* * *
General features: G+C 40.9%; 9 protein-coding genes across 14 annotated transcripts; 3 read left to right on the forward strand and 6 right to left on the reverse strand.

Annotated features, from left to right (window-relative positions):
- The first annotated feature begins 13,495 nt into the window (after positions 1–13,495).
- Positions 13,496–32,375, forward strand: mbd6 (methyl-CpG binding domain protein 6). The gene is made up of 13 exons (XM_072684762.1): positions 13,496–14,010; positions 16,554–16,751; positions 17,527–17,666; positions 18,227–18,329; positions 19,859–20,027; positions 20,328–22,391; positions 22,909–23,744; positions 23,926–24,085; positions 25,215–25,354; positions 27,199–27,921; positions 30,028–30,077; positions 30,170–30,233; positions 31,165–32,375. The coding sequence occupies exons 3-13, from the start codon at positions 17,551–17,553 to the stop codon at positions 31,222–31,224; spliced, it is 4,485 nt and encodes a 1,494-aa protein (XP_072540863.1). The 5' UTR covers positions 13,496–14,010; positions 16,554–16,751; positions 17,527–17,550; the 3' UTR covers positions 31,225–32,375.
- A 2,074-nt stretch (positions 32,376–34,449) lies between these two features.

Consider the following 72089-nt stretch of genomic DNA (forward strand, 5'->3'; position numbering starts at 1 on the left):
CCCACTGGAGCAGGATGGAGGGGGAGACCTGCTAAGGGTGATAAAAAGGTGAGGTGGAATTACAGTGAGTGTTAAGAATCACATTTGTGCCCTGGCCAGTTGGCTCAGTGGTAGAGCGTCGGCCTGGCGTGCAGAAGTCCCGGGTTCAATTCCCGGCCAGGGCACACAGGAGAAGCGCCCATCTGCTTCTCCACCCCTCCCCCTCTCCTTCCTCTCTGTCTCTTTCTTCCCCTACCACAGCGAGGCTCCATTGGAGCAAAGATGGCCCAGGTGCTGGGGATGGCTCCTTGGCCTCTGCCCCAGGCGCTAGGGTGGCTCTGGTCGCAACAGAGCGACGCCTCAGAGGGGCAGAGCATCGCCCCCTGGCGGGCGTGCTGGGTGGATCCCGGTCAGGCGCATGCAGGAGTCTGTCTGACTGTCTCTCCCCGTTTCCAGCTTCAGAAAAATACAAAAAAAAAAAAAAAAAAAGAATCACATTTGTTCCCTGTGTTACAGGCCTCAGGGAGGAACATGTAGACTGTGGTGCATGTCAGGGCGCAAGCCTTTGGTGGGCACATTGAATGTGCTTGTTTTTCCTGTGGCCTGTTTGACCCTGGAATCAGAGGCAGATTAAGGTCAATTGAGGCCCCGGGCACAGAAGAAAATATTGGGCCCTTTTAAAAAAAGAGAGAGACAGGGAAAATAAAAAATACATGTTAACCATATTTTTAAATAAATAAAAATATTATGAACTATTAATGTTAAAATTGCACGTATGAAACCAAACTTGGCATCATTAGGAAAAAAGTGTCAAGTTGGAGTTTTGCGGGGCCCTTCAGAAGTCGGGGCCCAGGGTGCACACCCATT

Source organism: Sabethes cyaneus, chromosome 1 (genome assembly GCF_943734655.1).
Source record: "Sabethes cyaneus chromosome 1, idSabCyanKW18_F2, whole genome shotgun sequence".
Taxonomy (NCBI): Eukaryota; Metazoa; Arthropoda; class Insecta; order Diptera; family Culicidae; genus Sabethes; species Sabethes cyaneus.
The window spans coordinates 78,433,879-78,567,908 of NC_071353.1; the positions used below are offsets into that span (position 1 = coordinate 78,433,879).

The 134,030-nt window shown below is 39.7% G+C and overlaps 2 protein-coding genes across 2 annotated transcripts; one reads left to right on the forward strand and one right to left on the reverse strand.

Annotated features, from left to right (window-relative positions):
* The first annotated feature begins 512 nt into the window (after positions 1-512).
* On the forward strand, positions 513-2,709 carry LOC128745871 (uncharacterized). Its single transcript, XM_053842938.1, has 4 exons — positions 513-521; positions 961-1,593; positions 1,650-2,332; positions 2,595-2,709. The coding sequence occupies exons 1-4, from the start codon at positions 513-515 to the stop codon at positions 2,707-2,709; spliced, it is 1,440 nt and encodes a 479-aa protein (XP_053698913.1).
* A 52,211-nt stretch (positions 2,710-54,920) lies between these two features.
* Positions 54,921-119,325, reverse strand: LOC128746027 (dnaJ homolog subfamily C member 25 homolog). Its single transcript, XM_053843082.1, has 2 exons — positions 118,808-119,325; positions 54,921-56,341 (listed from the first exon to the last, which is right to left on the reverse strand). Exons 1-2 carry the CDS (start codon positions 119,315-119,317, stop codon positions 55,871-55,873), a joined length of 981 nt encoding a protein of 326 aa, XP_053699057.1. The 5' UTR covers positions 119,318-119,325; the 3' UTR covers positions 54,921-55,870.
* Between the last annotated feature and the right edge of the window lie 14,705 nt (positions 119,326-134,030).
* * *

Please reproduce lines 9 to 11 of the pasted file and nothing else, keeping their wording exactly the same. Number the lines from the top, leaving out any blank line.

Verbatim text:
Source record: "Sabethes cyaneus chromosome 1, idSabCyanKW18_F2, whole genome shotgun sequence".
Taxonomy (NCBI): Eukaryota; Metazoa; Arthropoda; class Insecta; order Diptera; family Culicidae; genus Sabethes; species Sabethes cyaneus.
The window spans coordinates 78,433,879-78,567,908 of NC_071353.1; the positions used below are offsets into that span (position 1 = coordinate 78,433,879).